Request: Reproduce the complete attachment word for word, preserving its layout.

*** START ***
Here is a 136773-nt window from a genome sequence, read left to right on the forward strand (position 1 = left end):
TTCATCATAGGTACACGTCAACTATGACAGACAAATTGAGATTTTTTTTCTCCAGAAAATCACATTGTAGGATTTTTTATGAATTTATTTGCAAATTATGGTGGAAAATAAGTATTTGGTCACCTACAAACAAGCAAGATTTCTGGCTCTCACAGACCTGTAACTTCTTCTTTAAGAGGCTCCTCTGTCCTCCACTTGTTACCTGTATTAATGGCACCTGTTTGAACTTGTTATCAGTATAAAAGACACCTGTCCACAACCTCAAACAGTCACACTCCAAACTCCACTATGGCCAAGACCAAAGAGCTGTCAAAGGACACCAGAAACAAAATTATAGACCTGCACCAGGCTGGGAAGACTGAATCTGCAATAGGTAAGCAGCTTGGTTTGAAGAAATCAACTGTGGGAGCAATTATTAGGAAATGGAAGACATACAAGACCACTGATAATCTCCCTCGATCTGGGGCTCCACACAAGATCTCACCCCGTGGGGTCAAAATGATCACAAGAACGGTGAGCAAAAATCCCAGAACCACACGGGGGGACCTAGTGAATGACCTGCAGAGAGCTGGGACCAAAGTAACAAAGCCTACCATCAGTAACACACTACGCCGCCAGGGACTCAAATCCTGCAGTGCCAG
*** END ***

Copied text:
Here is a 136773-nt window from a genome sequence, read left to right on the forward strand (position 1 = left end):
TTCATCATAGGTACACGTCAACTATGACAGACAAATTGAGATTTTTTTTCTCCAGAAAATCACATTGTAGGATTTTTTATGAATTTATTTGCAAATTATGGTGGAAAATAAGTATTTGGTCACCTACAAACAAGCAAGATTTCTGGCTCTCACAGACCTGTAACTTCTTCTTTAAGAGGCTCCTCTGTCCTCCACTTGTTACCTGTATTAATGGCACCTGTTTGAACTTGTTATCAGTATAAAAGACACCTGTCCACAACCTCAAACAGTCACACTCCAAACTCCACTATGGCCAAGACCAAAGAGCTGTCAAAGGACACCAGAAACAAAATTATAGACCTGCACCAGGCTGGGAAGACTGAATCTGCAATAGGTAAGCAGCTTGGTTTGAAGAAATCAACTGTGGGAGCAATTATTAGGAAATGGAAGACATACAAGACCACTGATAATCTCCCTCGATCTGGGGCTCCACACAAGATCTCACCCCGTGGGGTCAAAATGATCACAAGAACGGTGAGCAAAAATCCCAGAACCACACGGGGGGACCTAGTGAATGACCTGCAGAGAGCTGGGACCAAAGTAACAAAGCCTACCATCAGTAACACACTACGCCGCCAGGGACTCAAATCCTGCAGTGCCAG